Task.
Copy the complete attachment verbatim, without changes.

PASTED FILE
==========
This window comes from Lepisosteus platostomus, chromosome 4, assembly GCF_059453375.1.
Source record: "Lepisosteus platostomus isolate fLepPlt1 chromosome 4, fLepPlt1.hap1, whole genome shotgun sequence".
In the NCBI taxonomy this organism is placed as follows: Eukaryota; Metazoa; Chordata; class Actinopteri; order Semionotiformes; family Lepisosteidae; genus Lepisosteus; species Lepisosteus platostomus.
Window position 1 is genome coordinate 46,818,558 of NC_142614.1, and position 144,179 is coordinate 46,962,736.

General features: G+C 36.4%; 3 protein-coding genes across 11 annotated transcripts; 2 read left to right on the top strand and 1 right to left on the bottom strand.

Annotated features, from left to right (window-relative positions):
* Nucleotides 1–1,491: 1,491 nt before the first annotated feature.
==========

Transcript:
This window comes from Lepisosteus platostomus, chromosome 4, assembly GCF_059453375.1.
Source record: "Lepisosteus platostomus isolate fLepPlt1 chromosome 4, fLepPlt1.hap1, whole genome shotgun sequence".
In the NCBI taxonomy this organism is placed as follows: Eukaryota; Metazoa; Chordata; class Actinopteri; order Semionotiformes; family Lepisosteidae; genus Lepisosteus; species Lepisosteus platostomus.
Window position 1 is genome coordinate 46,818,558 of NC_142614.1, and position 144,179 is coordinate 46,962,736.

General features: G+C 36.4%; 3 protein-coding genes across 11 annotated transcripts; 2 read left to right on the top strand and 1 right to left on the bottom strand.

Annotated features, from left to right (window-relative positions):
* Nucleotides 1–1,491: 1,491 nt before the first annotated feature.